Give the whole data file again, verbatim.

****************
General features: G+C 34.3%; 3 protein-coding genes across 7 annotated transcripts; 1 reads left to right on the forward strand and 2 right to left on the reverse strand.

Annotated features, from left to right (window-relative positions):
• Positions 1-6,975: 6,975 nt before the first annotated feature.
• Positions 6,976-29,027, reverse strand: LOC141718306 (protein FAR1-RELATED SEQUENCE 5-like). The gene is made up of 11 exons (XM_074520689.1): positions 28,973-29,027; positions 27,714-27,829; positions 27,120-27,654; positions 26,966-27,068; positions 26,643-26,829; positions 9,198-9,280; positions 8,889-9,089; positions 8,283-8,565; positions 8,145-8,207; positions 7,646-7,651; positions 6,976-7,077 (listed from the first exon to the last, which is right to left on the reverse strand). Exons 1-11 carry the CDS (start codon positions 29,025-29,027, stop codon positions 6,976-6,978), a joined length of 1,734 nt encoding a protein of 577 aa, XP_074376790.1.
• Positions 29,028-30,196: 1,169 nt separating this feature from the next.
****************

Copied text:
General features: G+C 34.3%; 3 protein-coding genes across 7 annotated transcripts; 1 reads left to right on the forward strand and 2 right to left on the reverse strand.

Annotated features, from left to right (window-relative positions):
• Positions 1-6,975: 6,975 nt before the first annotated feature.
• Positions 6,976-29,027, reverse strand: LOC141718306 (protein FAR1-RELATED SEQUENCE 5-like). The gene is made up of 11 exons (XM_074520689.1): positions 28,973-29,027; positions 27,714-27,829; positions 27,120-27,654; positions 26,966-27,068; positions 26,643-26,829; positions 9,198-9,280; positions 8,889-9,089; positions 8,283-8,565; positions 8,145-8,207; positions 7,646-7,651; positions 6,976-7,077 (listed from the first exon to the last, which is right to left on the reverse strand). Exons 1-11 carry the CDS (start codon positions 29,025-29,027, stop codon positions 6,976-6,978), a joined length of 1,734 nt encoding a protein of 577 aa, XP_074376790.1.
• Positions 29,028-30,196: 1,169 nt separating this feature from the next.